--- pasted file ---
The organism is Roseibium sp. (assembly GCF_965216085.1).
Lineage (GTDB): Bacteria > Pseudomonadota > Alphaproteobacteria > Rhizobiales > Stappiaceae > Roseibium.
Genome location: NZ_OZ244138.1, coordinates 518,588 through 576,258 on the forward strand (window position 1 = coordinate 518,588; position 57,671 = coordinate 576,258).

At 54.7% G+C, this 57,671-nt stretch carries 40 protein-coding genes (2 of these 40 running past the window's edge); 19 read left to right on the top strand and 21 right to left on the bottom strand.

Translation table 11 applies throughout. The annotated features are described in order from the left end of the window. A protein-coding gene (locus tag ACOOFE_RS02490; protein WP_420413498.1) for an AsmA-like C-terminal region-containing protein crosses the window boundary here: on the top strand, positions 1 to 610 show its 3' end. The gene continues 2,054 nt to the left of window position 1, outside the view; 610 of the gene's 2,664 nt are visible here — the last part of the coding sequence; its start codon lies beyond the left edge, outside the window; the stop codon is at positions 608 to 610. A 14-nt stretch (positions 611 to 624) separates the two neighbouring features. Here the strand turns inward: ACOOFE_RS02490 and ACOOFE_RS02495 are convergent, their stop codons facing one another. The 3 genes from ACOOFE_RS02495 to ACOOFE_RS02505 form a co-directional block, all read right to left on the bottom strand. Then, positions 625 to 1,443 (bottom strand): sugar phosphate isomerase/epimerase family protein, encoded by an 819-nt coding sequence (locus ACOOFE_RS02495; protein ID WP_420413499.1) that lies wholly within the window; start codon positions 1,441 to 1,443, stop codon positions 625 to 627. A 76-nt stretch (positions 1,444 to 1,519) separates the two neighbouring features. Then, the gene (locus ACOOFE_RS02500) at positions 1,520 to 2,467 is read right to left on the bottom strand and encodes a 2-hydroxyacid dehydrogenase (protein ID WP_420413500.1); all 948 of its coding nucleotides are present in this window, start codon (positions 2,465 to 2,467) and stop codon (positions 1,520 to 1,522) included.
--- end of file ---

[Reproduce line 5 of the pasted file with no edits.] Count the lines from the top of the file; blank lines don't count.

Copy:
Translation table 11 applies throughout. The annotated features are described in order from the left end of the window. A protein-coding gene (locus tag ACOOFE_RS02490; protein WP_420413498.1) for an AsmA-like C-terminal region-containing protein crosses the window boundary here: on the top strand, positions 1 to 610 show its 3' end. The gene continues 2,054 nt to the left of window position 1, outside the view; 610 of the gene's 2,664 nt are visible here — the last part of the coding sequence; its start codon lies beyond the left edge, outside the window; the stop codon is at positions 608 to 610. A 14-nt stretch (positions 611 to 624) separates the two neighbouring features. Here the strand turns inward: ACOOFE_RS02490 and ACOOFE_RS02495 are convergent, their stop codons facing one another. The 3 genes from ACOOFE_RS02495 to ACOOFE_RS02505 form a co-directional block, all read right to left on the bottom strand. Then, positions 625 to 1,443 (bottom strand): sugar phosphate isomerase/epimerase family protein, encoded by an 819-nt coding sequence (locus ACOOFE_RS02495; protein ID WP_420413499.1) that lies wholly within the window; start codon positions 1,441 to 1,443, stop codon positions 625 to 627. A 76-nt stretch (positions 1,444 to 1,519) separates the two neighbouring features. Then, the gene (locus ACOOFE_RS02500) at positions 1,520 to 2,467 is read right to left on the bottom strand and encodes a 2-hydroxyacid dehydrogenase (protein ID WP_420413500.1); all 948 of its coding nucleotides are present in this window, start codon (positions 2,465 to 2,467) and stop codon (positions 1,520 to 1,522) included.